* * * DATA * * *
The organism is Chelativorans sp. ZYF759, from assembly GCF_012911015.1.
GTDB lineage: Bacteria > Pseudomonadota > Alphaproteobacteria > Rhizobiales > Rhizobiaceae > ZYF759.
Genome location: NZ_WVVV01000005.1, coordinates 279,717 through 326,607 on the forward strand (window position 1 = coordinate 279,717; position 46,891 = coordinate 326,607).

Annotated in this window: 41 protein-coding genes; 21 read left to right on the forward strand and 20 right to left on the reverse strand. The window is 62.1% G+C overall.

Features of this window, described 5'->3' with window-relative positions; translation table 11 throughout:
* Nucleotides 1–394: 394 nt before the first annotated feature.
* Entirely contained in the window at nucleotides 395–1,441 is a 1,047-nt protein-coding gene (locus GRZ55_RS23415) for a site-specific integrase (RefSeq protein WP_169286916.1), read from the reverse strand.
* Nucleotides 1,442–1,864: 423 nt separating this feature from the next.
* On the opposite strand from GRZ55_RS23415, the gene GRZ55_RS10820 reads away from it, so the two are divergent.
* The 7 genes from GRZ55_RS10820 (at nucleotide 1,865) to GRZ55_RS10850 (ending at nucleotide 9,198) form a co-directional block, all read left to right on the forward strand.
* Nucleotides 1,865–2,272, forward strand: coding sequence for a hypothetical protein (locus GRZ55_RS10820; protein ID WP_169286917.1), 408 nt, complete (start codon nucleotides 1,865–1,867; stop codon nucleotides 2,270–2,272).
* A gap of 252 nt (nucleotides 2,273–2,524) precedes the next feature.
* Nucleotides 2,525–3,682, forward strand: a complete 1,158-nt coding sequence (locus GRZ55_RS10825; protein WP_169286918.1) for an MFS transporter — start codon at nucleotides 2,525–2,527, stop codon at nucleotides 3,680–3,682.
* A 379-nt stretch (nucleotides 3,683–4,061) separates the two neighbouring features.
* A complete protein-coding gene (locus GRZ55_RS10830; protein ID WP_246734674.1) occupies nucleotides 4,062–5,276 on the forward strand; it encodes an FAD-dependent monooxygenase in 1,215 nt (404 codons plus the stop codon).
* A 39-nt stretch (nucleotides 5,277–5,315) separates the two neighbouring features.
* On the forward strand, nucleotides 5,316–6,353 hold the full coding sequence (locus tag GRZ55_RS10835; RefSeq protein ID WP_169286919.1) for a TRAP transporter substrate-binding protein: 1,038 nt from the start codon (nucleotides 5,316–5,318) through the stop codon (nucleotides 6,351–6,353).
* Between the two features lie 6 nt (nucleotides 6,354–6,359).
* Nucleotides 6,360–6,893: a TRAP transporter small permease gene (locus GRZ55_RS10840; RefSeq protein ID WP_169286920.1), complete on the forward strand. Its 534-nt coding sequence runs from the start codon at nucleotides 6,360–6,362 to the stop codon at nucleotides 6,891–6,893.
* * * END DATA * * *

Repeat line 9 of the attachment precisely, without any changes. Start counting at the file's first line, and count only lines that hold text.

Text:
* On the opposite strand from GRZ55_RS23415, the gene GRZ55_RS10820 reads away from it, so the two are divergent.